Thursday, October 21, 2010

Putting together the "book"

My outlook on the whole "TEOTWAWKI/SHTF/ZOMBIESOMG" thing is mutlifaceted. And generally I don't actually include zombies in my planning. Those guys are RELENTLESS.

On the one hand I worry that I have started "too late" meaning that when everything happens, whatever 'everything' is, I wont have done "enough" to prepare. Part of that is just knowing me as a person. Follow through is sometimes a struggle for me and I tend to lose focus sometimes.

On the other hand I know that whatever happens it will be long term and things may never get back to "normal", at least not in my lifetime.

I sit down and think about what I believe is most LIKELY to happen in the near future and I try and prepare for the short term and the long term.

I suspect that peak oil/high energy cost are most likely going to be what sets our society off. I believe we have been experiencing the slow buildup to this but that at somepoint we are going to experience more rolling black outs, more energy distruptions, possibly rationing or astronomical pricing.

On top of this I see food cost continuing to rise. Climate change is causing zones to change and the US is not exactly diversifing it's crops. As it subsidizes corn and soy beans to add into processed food and allows GMO to be the norm we will begin to see the cost of other food, especially fruits and vegetables rise. Couple that with the way we continue to treat animals as "protein product" and assembly line raise them with little actual attention paid to conditions or safety and we will see health continue to decline for our population.

What I'm saying is, I don't think I'm going to wake up one morning and nothing will work ala One Second After or Dies the Fire. I think it's gradual decline like putting a frog in water on a stove and gradually turning up the heat.

I do still wanna have a back up plan for the stuff not working thing though too.

So my plan is two fold. On the one hand is the storing of food, especially food that I'm not sure I'll be able to grow or get easily as food costs rise. So I gradually store some of that and have a chart and a plan as to what I want/need to aquire and in what priortiy.

On the other hand I am working on sourcing our food locally when possible, learning to grow and garden our food as well as incorporate wild edibles when possible. It's a slow process right now.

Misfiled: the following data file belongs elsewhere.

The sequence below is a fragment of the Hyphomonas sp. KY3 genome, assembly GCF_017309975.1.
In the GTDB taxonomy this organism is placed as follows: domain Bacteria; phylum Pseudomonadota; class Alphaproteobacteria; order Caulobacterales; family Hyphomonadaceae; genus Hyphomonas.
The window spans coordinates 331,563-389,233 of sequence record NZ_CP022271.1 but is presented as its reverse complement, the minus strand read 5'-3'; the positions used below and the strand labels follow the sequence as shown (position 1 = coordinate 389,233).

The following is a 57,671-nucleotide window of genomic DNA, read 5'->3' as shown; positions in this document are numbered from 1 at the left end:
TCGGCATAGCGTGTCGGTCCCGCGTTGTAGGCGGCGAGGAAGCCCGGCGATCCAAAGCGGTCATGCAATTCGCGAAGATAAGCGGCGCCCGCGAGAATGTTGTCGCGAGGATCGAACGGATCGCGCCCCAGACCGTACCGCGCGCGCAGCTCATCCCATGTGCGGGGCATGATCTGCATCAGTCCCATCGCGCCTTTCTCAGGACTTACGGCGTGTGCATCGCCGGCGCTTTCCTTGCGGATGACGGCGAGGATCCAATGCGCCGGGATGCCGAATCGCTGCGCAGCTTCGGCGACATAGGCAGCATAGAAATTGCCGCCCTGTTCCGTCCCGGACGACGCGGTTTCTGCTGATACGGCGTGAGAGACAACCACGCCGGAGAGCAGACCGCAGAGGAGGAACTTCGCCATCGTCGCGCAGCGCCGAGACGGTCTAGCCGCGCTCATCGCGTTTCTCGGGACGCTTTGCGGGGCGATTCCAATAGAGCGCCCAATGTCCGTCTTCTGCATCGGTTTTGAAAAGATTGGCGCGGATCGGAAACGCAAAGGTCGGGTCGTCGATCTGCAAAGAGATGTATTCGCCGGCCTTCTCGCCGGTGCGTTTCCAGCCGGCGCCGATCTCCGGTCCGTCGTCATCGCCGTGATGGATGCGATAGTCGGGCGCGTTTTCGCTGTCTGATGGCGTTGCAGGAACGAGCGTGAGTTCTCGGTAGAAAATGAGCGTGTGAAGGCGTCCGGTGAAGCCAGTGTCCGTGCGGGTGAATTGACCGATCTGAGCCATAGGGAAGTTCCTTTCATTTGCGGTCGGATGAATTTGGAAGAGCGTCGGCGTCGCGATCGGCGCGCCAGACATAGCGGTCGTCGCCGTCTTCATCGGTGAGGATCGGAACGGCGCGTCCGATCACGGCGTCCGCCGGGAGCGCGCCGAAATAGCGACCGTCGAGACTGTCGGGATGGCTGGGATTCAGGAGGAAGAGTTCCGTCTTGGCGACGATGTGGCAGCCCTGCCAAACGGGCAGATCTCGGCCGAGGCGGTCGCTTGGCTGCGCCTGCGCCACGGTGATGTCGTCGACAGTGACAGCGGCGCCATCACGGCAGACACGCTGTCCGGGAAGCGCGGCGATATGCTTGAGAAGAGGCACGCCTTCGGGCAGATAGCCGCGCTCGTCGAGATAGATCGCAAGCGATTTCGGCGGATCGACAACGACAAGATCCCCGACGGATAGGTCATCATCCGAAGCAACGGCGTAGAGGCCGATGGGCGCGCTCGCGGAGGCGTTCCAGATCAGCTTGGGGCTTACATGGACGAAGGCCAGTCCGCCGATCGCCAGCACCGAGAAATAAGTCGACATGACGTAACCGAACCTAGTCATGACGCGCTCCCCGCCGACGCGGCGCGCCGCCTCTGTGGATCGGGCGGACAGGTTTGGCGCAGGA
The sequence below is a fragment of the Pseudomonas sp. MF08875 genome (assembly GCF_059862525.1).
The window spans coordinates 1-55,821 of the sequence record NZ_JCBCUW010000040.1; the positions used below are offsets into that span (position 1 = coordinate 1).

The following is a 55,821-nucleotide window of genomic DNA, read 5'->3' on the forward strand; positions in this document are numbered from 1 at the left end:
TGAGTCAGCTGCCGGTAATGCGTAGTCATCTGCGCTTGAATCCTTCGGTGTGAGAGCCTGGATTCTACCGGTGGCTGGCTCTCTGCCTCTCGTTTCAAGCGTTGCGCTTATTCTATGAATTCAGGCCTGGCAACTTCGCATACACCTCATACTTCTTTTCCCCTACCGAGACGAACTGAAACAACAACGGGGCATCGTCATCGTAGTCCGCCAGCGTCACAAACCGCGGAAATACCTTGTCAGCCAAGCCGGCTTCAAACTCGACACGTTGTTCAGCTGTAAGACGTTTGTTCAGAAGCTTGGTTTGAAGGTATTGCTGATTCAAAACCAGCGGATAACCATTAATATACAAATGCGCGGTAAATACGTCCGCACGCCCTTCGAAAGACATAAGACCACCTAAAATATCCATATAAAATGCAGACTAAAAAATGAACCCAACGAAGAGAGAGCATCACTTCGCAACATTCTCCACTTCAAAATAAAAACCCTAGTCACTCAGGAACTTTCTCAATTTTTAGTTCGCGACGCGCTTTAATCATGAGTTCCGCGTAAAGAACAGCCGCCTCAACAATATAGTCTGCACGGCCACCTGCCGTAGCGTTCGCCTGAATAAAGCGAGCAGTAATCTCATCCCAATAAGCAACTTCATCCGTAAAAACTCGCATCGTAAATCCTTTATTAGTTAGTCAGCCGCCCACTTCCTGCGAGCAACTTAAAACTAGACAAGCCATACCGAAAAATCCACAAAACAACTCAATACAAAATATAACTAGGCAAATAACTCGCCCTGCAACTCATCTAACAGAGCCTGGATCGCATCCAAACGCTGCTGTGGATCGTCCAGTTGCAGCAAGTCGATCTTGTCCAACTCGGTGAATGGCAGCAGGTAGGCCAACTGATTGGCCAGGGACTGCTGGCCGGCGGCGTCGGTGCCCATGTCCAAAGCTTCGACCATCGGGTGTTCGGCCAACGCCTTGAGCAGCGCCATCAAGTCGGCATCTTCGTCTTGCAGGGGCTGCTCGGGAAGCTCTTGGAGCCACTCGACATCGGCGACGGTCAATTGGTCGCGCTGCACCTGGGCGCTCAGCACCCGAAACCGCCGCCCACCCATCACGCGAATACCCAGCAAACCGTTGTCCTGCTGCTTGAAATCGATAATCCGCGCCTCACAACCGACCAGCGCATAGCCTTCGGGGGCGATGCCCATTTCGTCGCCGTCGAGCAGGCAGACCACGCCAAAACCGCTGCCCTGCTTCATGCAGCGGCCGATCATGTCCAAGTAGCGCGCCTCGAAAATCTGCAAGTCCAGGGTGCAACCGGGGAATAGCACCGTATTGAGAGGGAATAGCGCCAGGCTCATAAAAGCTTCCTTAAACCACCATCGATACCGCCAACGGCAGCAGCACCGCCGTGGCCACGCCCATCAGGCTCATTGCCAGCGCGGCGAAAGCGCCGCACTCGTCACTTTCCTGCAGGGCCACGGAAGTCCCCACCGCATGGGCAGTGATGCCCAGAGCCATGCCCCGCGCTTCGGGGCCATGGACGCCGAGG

I worry though that the time may come where I wont have access to the internet and so things that I need to know wont be available to me and I wont have it in a book.

Things like recipes for a dutch oven or using dehydrated foods. Medicinal plants, wild edibles and when to plant things are also on the top of my list. I have some canning information but would love more.

So I'm working at putting together a binder with some of that information. At least to have it on hand until I have estabilished a library or learned how to do things from memory.

So. That's my winter project.

If it were you, what things would you want to have on hand in case you didn't have access to the internet? What information would you need? What information would you want a beginner to have? What books would you want in your library?


Wendy said...

You should check out the Foxfire books. They're chockful of great information about all sorts of "lost" skills.

If I were taking info off the Internet, first, I'd take recipes, which you're doing. I'd also look for plans for things like solar window heaters (this page has a ton of resources, as well. I'd be looking for simple plans for methane digesters and/or wood gas generators.

I might try to find some plans for a simple root cellar - if I didn't have a basement or a garage.

If I didn't know how to do things like knit, crochet, make a quilt, braid a rug, darn a sock, weave a basket, carve a bowl, mend a tool, patch a roof (and where to find a plant that would give me tar to use and how to extract it), build a fire, treat infections, or make simple herbal remedies from plants I could grow or forage in my area, I might look for some information on those sorts of skills.

And planting guides, like what grows best where I live (and when to plant), and also information on companion planting (what plants like to grow together and what plants really don't play well with others).

Mostly, I'd look around my house and take a very close look at my life, and for those things that I do now on which I am dependent on oil, I'd try to find an alternative, and then, I'd make sure that I had the information I needed to develop that skill later, if I didn't have the opportunity to do it now.

A couple of other great all around books are Carla Emery's "The Encyclopedia of Country Living" and the book "Back to Basics." We have both, but use the latter more than the former.

What you might also enjoy doing, for part of your winter project, is to read historical fiction or biographical stories about people who lived through some hard times (or people who lived before grocery stores were on every corner), and the sorts of things they did to get by. Doing that has been a real eye-opener for me, and I've read some great stories ;).

Stacy said...

I kind of feel the same way...I personally think (hope) it will be a gradual decline so we'll have more time to prep. Although, I don't think you can ever feel prepared enough...there's always something else. I have Carla Emery's book, Emergency Food Storage and Survival Handbook, cooking with sunshine...and a number of others in the garage. When I started prepping a number of years ago I practically burned out a printer creating binders off the net. I got the bulk of my info from Mrs.Survival. It's a great resource.

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